Shawn began his art career as an illustrator, creating award-winning science and natural history illustrations for clients like the National Geographic Society, Smithsonian Institute, and National Audubon Society. This was an important time to hone his skills and learn to be professional in a creative environment. After working as an illustrator for a decade, he was able to turn his attention to creating his own paintings full time.
Shawn’s work has received national recognition in American Art Collector, Western Art Collector, and American Artist Magazines. His paintings have been exhibited in the Buffalo Bill Art Show, Birds in Art, the Society of Animal Artists’ Art of the Animal, as well as galleries and museums across the nation. He has been awarded First Place in the Artists Magazine Annual Competition, First Place in the Richeson 75 Animals, Birds, and Wildlife Competition, and an Award of Excellence at the NatureWorks Art Show. Shawn is a Signature Member of the Society of Animal Artists.
See more at http://shawngould.com/
Video Courtesy the Artist
Mo is a first-generation, Queer arts activist from Western Massachusetts, working across the country to provide arts-based creation, education, and services for community growth. Mo is a mother to two free brown boys and considers herself a caretaker to her community.
Currently, Mo follows a career in Digital Media and Education/ Community Outreach and works as an artist and consultant through her micro-business Mo HD Creates. As an artist, Mo actively creates using multimedia visual arts, hip-hop, hip hop theater, dance, and poetry. You may also recognize Mo from her work with Humboldt County organizations Black Humboldt and Access Humboldt. Mo’s ideas were birthed out of a love of mixed media, social justice, and implementing change into the world. As a media worker, Mo is actively working to create safe spaces for radical media creation and sharing, while addressing the issues and structures of inequalities surrounding race, gender, class, poverty, and more.
Mo values free speech, inclusion/equity, education, open communication, and Black Joy! Mo’s goals are to produce and support radical, free art to create inclusive and truthful messaging that is accessible to everyone; create uplifting and positive entertainment that is available from a wide array of artists; to educate communities on social justice issues, art skills, art creation and more; and to create a self-liberated future generation.
See more at https://www.mohdcreates.com/ and https://youtu.be/2qnntuePZtI
Photograph courtesy Marceau Verdiere
His work, primarily in paintings and in photography, is deeply influenced by the Japanese aesthetic philosophy of Wabi-Sabi. In his paintings, Verdiere explores how memories might be visualized as traces left on one’s soul, the patina that defines our unicity. Verdiere is especially interested in the seemingly inconsequential instants—doubt, silences, daydreams—that are the fabric of our daily lives. To translate these ideas into paintings, he experiments with both the application and removal of pigments, creating marred and injured surfaces, rich as life itself, revealing traces and scars, like faded memories too stubborn to be forgotten. In his photographic work, Verdiere seeks out the worn-out, decaying, and thus overlooked surfaces around us. Aesthetically these images are often a visual inspiration for the paintings.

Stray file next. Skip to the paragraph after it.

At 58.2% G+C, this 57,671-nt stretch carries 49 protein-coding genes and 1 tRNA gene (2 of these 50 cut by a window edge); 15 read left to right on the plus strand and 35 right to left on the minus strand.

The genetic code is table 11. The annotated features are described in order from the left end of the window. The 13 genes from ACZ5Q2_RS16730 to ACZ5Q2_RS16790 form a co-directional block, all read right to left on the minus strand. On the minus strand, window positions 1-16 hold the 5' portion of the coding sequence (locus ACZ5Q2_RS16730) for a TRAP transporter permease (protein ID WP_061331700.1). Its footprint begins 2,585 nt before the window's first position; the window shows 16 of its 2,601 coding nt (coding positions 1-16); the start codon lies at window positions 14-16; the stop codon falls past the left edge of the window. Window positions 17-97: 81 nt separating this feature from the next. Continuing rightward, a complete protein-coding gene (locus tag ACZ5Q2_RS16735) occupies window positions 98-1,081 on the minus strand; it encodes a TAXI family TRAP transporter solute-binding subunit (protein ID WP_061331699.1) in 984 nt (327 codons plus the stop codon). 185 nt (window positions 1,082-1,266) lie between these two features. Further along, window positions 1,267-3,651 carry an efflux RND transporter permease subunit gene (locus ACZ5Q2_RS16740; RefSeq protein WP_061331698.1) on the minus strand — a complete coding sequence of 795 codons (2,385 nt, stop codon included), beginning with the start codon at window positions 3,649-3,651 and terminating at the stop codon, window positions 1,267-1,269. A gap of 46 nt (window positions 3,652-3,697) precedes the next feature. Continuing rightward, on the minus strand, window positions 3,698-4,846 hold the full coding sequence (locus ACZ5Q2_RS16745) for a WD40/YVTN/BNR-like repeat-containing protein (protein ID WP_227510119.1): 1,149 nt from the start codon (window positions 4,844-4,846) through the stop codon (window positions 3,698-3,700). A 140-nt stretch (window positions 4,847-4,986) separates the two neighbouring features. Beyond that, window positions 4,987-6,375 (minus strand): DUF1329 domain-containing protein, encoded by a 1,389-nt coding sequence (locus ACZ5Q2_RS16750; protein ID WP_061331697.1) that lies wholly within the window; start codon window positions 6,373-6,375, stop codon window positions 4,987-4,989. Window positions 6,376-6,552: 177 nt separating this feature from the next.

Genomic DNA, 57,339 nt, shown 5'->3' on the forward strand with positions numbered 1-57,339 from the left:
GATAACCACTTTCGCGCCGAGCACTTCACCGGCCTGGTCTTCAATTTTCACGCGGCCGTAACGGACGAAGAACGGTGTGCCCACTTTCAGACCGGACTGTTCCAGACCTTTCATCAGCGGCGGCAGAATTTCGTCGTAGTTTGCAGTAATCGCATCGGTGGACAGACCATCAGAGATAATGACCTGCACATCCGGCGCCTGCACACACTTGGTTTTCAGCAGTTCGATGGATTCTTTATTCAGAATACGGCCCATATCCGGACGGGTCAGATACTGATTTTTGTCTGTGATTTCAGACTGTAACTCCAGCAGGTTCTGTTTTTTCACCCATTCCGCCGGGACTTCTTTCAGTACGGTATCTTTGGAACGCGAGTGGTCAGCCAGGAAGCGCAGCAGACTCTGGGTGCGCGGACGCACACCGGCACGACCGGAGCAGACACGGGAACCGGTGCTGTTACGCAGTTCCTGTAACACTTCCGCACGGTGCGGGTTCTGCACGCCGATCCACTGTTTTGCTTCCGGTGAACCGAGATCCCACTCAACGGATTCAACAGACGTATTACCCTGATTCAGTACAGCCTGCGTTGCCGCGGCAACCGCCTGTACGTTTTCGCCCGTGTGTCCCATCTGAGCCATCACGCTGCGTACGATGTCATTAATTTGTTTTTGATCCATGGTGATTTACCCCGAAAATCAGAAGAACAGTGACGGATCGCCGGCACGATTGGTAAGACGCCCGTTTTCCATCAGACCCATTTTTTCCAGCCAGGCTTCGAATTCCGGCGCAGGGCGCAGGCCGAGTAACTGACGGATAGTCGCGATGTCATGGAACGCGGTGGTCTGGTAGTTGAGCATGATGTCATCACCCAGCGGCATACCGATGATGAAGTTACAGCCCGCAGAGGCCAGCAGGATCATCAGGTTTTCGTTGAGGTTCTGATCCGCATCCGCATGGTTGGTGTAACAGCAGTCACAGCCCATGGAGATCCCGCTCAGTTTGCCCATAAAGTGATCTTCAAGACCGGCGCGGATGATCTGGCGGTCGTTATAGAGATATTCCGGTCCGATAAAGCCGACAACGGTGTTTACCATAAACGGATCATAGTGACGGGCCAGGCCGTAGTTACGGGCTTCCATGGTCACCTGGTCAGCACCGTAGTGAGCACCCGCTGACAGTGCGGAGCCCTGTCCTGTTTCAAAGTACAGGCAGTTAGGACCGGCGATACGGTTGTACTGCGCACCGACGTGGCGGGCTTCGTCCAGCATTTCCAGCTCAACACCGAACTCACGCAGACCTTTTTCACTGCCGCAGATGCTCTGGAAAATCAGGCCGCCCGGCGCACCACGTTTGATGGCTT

His work has been extensively shown in Humboldt and in Europe with several exhibits in France, Barcelona, and this past summer in Vienna. He has collaborated with the French Catholic church on a large-scale exhibition on the theme of doubt in the bible at a Cathedral in Wissembourg and worked on video-art projects in Prague with filmmakers and artists at FAMU and the Cerny Meet Factory. Verdiere has been an artist in residence in Spain, Sweden, and France. His work is present in collections around the world.
Currently, Verdiere is completing a master’s in art education at the University of Strasbourg, France, and is an IB Visual Arts and IB Art History teacher at Northcoast Preparatory and Performing Arts Academy.
See more at https://marceauverdiere.com/
The 2022 Victor Thomas Jacoby Award application will launch in the fall and will be open to all visual artists and craftspeople in Humboldt County.
About the Humboldt Area Foundation
Vera Vietor established the Humboldt Area Foundation in 1972. Since then, more than $70 million in grants and scholarships have been awarded in Humboldt, Del Norte, Curry, and Trinity Counties. Humboldt Area Foundation promotes and encourages generosity, leadership and inclusion to strengthen our communities.
For more information on services provided by the Foundation, please visit the Humboldt Area Foundation website at hafoundation.org or call (707) 442-2993.
Kindly note that the Foundation offices will be closed for the Winter holidays Thursday December 23rd to Friday December 31st.
Humboldt Botanical Garden, a nonprofit organization, has established a new fund at Humboldt Area Foundation. The Humboldt Botanical Garden Foundation Fund is another way for people and businesses to contribute through HAF in supporting this local outdoor jewel, with its variety of local plant species, as well as educational and family programs.
The Garden began with a small group of volunteers in 1991, who built and manage the 44.5 acre site south of Eureka, near Humboldt Bay and adjacent to the College of the Redwoods. It currently features 10 different gardens, a Butterfly House and an earth sculpture designed and constructed by Eureka artist Peter Santino that features two non-intersecting quarter mile meditative walking circles.